Neurocracy is a futuristic murder-mystery told via a fictional Wikipedia.

Written by Rick Lane

July 28, 2021 | 14:41

Tags: #internet #narrative-gaming #neurocracy #neuromancer #sci-fi #wiki #wikipedia

I feel a little sorry for Tony Hsiung, the Chinese Internet entrepreneur (born 2023). He’s just officially launched Omnipedia, the AI-enhanced, algorithmically-driven successor to Wikipedia (discontinued in 2048). Two days later, and one of the most visited articles on the site covers the assassination of one of Omnipedia’s chief investors, Xu Shaoyong (born 1997).

As if that wasn’t bad enough, the site has become the fulcrum for an unofficial investigation into Xu’s death, with new and updated articles related to the death slowly spreading through the nascent site. Now you’ve got idiots like me assuming the role of Internet sleuth, and all I wanted to do was read up on the latest goss about my favourite reality show Are you For Real?

Neurocracy is what you’d get if the Wikipedia entry for Neuromancer gained sentience and ate the rest of the site. It’s a thrilling sci-fi page-turner where the page-turning has been replaced with hyperlinks, all wrapped in a dense and chillingly plausible vision of the future. It’s a fascinating experiment in narrative design.

Rather than being played through a proprietary engine, Neurocracy is experienced entirely on its own website, which looks and functions almost exactly like Wikipedia, right down to the banner appealing for donations on the homepage. You could probably have an interesting debate about whether Neurocracy qualifies as a game, because it so closely mimics a real website that it basically is one. But it would be debate purely about form rather than a slight against the work of its creators.

The joy of Neurocracy is the same you get from tumbling down rabbit-holes on Wikipedia, where you start off reading the entry of the office of the Home Secretary and end up browsing the list of history’s most notorious serial killers. But there are a couple of crucial differences between how the real Wikipedia and Neurocracy’s facsimile works. Many of the “links” embedded in articles are not direct hyperlinks. Instead, they bring up additional text boxes which provide brief explanations of the relevant subject. The other crucial difference is that the Neurocracy’s page revision history is much more prominently displayed. This is because Neurocracy is structured into weekly episodes, and each “New” episode both adds new pages and updates existing pages with new information, elaborating upon the mystery of Xu Shaoyong’s death.

At the time of writing, Neurocracy is on episode three of 10. This means the number of currently available pages is fairly small, and as such your ability to Internet sleuth is somewhat curtailed. Indeed, if you want Neurocracy to be more of a Her Story-like experience, where you frantically jump from clue-to-clue until you reach a solution, then I’d recommend waiting until all ten episodes are out.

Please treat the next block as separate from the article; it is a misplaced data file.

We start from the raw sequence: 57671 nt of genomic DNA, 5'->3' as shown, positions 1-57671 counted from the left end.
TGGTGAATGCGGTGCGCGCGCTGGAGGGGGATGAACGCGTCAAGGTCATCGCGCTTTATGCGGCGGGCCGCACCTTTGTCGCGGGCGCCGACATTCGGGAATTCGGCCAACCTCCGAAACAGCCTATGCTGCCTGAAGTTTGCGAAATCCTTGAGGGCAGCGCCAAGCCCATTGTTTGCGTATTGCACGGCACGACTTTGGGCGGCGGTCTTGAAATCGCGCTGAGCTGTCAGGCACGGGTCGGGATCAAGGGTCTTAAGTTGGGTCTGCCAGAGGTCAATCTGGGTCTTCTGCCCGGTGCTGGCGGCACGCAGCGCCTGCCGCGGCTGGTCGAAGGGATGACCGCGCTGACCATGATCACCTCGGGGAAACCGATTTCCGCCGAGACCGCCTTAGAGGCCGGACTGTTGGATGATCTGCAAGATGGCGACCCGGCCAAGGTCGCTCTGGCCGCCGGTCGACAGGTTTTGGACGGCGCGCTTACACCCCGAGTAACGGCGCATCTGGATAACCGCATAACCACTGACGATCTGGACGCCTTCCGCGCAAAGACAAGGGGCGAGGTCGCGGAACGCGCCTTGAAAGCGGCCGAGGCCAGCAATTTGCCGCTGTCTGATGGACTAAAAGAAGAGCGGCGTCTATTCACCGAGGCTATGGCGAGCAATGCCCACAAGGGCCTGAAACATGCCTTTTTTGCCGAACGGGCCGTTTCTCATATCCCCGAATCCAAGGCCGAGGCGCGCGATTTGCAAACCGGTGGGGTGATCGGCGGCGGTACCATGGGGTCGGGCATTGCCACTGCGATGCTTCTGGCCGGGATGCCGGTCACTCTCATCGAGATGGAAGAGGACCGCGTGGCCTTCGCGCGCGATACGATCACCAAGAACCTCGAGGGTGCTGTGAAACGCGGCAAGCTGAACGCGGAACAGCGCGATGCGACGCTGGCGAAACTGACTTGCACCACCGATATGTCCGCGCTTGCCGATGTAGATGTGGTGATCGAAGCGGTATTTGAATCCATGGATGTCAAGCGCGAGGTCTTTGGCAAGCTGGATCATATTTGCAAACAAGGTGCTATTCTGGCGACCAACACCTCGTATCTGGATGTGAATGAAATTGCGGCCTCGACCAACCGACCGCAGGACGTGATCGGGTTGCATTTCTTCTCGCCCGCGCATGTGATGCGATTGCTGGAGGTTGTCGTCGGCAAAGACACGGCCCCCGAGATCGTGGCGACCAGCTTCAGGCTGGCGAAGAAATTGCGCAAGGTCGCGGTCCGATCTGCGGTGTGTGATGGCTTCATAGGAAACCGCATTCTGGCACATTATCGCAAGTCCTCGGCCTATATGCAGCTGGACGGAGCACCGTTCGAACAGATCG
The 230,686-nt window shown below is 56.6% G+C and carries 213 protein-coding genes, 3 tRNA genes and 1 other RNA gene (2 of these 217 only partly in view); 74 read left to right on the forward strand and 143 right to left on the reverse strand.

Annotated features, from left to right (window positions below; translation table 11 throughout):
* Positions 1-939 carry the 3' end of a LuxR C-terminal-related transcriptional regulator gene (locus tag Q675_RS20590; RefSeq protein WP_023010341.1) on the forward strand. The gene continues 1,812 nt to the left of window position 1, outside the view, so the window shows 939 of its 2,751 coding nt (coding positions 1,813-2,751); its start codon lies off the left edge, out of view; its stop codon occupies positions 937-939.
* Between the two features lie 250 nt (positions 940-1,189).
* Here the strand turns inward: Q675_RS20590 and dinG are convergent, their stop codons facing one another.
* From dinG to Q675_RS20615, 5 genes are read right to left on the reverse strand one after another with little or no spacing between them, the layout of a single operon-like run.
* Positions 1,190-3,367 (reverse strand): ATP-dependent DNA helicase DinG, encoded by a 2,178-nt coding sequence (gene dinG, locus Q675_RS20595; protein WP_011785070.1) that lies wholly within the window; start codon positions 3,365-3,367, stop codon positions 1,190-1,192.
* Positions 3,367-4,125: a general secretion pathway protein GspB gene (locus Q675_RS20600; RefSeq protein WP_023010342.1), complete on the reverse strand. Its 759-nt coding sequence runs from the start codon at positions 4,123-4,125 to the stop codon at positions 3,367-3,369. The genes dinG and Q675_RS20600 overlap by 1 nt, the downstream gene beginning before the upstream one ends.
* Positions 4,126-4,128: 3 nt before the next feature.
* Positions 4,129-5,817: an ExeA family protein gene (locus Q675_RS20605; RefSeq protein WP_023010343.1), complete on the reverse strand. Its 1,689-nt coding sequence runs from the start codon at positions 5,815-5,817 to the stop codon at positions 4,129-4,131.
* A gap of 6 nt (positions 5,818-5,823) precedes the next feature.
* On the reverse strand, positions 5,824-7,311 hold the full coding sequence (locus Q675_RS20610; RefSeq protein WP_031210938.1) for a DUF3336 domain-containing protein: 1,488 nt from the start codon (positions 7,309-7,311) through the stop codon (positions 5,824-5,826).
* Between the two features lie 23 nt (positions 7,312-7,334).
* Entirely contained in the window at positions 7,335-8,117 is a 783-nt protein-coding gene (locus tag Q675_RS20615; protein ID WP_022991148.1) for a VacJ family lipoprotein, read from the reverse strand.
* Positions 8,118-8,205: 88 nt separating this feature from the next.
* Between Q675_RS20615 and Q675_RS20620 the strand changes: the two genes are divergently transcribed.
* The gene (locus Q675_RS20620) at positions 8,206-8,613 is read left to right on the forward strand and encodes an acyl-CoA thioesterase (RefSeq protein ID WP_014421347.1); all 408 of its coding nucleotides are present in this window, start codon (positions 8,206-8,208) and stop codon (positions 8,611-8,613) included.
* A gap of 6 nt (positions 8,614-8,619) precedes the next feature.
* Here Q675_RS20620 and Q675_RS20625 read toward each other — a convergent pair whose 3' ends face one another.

What your get right now is a glimpse into a remarkably convincing alternate future. The world of 2049 is one where China has become a much more actively globalist political entity than it is now, and it’s all because of a pandemic. Not the pandemic, although Neurocracy does include a stub on Covid-19, which is haunting to read about in faux-retrospect. Now the pandemic of the 2040s is Cariappa-Muren disease, caused by a fish-borne neurological disorder transmitting to humans. With memories of Covid presumably still strong, this new pandemic results in the creation of G6, a biosecurity network designed to identify potential pandemic outbreaks before they, well, break-up. But G6’s enhanced networking capabilities (which can link to neural “colloids”, embedded in people’s bodies) prove to have potential far beyond its intent as a contact-tracing system, making it vulnerable to abuse as a tool for surveillance and consolidating state power.

All of this and more is communicated in highly evocative Wiki entries, that convey this colourful and vivid future in Wikipedia’s trademark matter-of-fact tone. Indeed, in some ways Neurocracy is too much like Wikipedia, insofar as I found some of the entries hard to digest. This is partly down to me. My eyes tend glaze over whenever someone starts talking about finance (which probably explains why I am perpetually skint). This made the lengthier entries on Zhupao and Xu Shaoyong’s various business dealings a bit of a slog.

Still, I wonder whether Neurocracy might be better served with more, shorter Wiki entries. As I mentioned earlier, the joy of Wikipedia lies in finding an article, reading it a bit, and then either moving on when you get bored or getting sidetracked onto something else. Neurocracy doesn’t currently have the breadth to do that, and while the entries on Xu Shaoyong and G6 are authentically detailed, you could probably split them into multiple shorter entries that would A) make them easier to digest, and B) keep the reader more actively engaged at this early stage of Neurocracy.

Ideally, I want to be clicking my way through this fictional encyclopaedia, sampling morsels of imaginary fact like informational tapas (which I can then regurgitate to my friends in half-remembered fashion). At this stage, Neurocracy doesn’t quite let you do that. But it’s important to stress that there are still another seven episodes of Neurocracy to go, which will no doubt flesh out both its world and the Omnipedia app considerably. It’s also worth noting that there’s a Discord channel for sharing theories about who killed Xu Shaoyong and why, along with various other little mysteries seeded into the fiction such as what the hell happened in the second season of Are You For Real? Speaking of which, I never did finish brushing up on my AYFR lore. Until next time, folks!

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